I feel like I’ve struggled to put into words my passionate belief system about health and body image, but it’s clearer now.  I encourage people to love themselves, but also encourage people to push hard, endure, challenge, put one foot in front of the other, push push push, etc.  Those could seem contradictory to some people, but inside myself, I guess I’ve always believed they were analogous but couldn’t put into words why.  If you THINK you accept yourself how you are, but you continue to poison yourself or be sedentary, you’re not accepting and loving yourself; you’re intentionally destroying yourself or numbing emotions.  If you REALLY accept yourself how you are and love yourself, the desire for healthy change and living comes innately; you want to change just for you to feel strong and energetic.  So getting at the root of the issue- learning to love yourself or not- that’s what makes fitness/health happen or not happen.  We all know how to be healthy, what to eat, how to workout, how to get on a healthy routine, etc. But we don’t all do it because we put other things in the way- we purposely make other things fill our schedules b/c being busy is a way of numbing just like emotional eating or addiction- or we think we aren’t worth it and we’re never capable of it, so we don’t even try and just shame talk ourselves- or we try and fail b/c we were doing it for someone else instead of ourselves.

Empowerment is a huge theme in my life these last few years.  Once you start some fitness undertakings and experience a little success (no matter how hard it was or how slow it was), you get a boost of empowerment, you get proud of yourself, you feel strong, you feel like you could dream up anything and achieve it, you feel in charge of your life.  Once you start seeing yourself as lovable, worthy, and innately good, you get a boost of empowerment, you start to see what toxicity in your life is unacceptable, intolerable and must go, you start to see what control has been putting you down and what you’re better than, you start to see what life you deserve and you start to create the life and feel the joy your soul needs, you start to be authentic, and living authentically gives you yet another boost of empowerment.  Once you start taking honest and active control of your financial goals, educate yourself on everything there is to know about money, and experience progress (however overwhelmed you feel as you start, however slowly you go) at paying down debt or building up savings, you get another boost of empowerment, and you see you’re not a victim of anything, that you can make hard choices and enjoy huge peace, that doors are opened and you see no door ever in your future could be impassable for you.  Empowerment snowballs.  Be brave  Take control of one area of your life. And watch it spread to every area of your life. Be authentically, amazingly, uniquely YOU. Life is so gorgeous and so short- enjoy every precious moment of it.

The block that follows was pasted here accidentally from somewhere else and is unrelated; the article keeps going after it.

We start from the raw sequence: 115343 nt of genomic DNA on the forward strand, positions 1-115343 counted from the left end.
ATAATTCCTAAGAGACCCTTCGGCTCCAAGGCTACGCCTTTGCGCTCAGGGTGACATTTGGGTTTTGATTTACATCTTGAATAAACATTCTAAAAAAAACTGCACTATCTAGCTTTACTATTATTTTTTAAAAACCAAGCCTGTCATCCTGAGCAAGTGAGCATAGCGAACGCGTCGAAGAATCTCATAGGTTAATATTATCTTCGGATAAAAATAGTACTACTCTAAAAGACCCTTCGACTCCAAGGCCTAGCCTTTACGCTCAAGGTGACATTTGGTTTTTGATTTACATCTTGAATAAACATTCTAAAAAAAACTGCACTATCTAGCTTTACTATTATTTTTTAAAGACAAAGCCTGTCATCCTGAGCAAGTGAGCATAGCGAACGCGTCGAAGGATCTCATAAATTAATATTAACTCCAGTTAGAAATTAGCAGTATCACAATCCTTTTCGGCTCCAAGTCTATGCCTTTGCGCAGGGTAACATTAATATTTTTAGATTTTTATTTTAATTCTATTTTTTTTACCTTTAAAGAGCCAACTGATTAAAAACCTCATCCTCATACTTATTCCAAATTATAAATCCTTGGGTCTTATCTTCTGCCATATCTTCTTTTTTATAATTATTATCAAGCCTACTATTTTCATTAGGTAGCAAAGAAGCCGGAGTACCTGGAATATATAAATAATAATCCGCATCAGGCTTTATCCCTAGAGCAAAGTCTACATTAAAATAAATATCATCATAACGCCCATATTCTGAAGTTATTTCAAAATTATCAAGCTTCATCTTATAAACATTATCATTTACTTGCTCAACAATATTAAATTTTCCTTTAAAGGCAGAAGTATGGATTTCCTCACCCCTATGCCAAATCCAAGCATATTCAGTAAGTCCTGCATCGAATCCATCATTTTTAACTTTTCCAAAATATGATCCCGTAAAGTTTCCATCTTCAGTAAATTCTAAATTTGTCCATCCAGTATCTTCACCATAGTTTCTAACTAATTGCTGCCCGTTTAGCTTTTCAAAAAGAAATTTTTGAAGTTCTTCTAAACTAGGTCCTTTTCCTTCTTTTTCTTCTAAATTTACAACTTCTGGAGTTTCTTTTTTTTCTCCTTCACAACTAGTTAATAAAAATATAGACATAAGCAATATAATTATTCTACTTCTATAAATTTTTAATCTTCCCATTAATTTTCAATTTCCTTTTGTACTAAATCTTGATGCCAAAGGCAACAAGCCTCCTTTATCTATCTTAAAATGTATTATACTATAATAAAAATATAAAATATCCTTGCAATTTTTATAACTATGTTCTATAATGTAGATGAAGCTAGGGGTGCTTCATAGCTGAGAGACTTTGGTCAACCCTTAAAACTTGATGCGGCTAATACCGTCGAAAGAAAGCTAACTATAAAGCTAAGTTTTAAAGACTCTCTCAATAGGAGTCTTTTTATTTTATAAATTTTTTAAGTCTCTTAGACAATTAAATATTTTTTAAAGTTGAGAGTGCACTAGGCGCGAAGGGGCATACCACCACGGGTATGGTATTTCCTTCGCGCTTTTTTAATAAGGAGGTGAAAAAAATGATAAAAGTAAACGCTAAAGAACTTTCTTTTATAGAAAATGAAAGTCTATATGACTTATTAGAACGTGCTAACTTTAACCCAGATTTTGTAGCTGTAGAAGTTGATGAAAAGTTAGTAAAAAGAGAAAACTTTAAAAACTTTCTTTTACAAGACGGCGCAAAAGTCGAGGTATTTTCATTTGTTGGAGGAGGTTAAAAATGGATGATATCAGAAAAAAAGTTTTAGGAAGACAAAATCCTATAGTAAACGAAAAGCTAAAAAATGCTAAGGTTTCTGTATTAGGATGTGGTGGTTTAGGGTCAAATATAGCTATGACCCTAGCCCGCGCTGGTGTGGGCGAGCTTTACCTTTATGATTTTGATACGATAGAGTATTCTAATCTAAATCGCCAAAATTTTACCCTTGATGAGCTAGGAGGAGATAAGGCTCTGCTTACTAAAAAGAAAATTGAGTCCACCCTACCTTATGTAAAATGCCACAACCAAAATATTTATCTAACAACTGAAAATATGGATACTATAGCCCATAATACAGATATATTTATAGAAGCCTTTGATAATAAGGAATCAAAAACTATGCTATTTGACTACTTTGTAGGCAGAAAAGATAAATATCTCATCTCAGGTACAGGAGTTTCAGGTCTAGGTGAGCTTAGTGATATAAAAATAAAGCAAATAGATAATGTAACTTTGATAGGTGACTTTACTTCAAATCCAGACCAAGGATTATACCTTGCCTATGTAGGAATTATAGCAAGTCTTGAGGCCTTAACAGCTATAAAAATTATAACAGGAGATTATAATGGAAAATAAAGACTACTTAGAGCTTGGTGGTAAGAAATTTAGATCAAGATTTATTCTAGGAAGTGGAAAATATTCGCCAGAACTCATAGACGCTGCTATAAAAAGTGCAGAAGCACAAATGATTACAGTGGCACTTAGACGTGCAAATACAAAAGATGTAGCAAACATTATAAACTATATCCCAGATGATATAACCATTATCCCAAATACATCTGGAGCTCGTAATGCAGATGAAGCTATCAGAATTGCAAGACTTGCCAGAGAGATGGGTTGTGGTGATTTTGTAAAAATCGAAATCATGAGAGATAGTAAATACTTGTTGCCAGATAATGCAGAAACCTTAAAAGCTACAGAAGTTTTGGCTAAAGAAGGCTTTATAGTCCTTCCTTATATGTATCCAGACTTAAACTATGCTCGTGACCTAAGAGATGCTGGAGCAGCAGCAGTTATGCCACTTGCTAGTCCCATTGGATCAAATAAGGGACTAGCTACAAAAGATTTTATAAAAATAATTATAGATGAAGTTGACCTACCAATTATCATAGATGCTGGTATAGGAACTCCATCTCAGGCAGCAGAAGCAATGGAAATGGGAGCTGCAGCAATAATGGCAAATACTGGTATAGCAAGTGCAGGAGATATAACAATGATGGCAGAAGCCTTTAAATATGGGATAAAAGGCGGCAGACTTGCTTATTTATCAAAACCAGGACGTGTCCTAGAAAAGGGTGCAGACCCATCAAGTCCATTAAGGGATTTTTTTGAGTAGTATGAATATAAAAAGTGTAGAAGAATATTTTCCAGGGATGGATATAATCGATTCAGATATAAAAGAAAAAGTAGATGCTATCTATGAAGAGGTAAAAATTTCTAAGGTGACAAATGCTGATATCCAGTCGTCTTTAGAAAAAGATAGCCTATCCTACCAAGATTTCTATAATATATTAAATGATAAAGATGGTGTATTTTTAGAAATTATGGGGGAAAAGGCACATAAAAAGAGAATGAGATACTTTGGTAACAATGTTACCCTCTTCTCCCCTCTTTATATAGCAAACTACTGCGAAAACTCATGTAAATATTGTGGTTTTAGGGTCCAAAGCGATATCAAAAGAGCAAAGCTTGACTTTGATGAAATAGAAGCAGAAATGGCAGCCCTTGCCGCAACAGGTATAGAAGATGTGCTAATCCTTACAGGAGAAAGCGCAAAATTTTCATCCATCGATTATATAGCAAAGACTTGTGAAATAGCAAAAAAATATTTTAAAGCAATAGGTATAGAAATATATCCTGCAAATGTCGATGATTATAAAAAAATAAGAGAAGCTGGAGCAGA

Slow Down, Breathe, Let Be

The universe sometimes has a way of making us slow down, throwing a wrench in our rhythm, challenging our why’s. But it’s incredible that we’ll always make it through.